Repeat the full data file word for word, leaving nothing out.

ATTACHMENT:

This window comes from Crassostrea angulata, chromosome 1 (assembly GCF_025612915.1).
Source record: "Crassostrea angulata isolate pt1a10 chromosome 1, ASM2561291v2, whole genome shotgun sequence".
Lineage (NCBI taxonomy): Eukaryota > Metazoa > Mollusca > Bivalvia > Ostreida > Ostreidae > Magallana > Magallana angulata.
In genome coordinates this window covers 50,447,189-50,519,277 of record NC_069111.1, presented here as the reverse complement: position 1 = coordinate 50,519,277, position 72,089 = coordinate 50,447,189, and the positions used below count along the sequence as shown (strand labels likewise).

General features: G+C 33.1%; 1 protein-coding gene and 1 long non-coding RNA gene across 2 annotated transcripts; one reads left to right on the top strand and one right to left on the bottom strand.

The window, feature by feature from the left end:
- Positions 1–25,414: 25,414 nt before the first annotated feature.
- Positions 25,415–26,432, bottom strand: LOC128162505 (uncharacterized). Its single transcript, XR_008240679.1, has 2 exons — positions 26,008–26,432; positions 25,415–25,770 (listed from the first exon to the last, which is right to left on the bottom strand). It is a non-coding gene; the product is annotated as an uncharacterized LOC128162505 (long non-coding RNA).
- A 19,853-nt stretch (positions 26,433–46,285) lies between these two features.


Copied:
This window comes from Crassostrea angulata, chromosome 1 (assembly GCF_025612915.1).
Source record: "Crassostrea angulata isolate pt1a10 chromosome 1, ASM2561291v2, whole genome shotgun sequence".
Lineage (NCBI taxonomy): Eukaryota > Metazoa > Mollusca > Bivalvia > Ostreida > Ostreidae > Magallana > Magallana angulata.
In genome coordinates this window covers 50,447,189-50,519,277 of record NC_069111.1, presented here as the reverse complement: position 1 = coordinate 50,519,277, position 72,089 = coordinate 50,447,189, and the positions used below count along the sequence as shown (strand labels likewise).

General features: G+C 33.1%; 1 protein-coding gene and 1 long non-coding RNA gene across 2 annotated transcripts; one reads left to right on the top strand and one right to left on the bottom strand.

The window, feature by feature from the left end:
- Positions 1–25,414: 25,414 nt before the first annotated feature.
- Positions 25,415–26,432, bottom strand: LOC128162505 (uncharacterized). Its single transcript, XR_008240679.1, has 2 exons — positions 26,008–26,432; positions 25,415–25,770 (listed from the first exon to the last, which is right to left on the bottom strand). It is a non-coding gene; the product is annotated as an uncharacterized LOC128162505 (long non-coding RNA).
- A 19,853-nt stretch (positions 26,433–46,285) lies between these two features.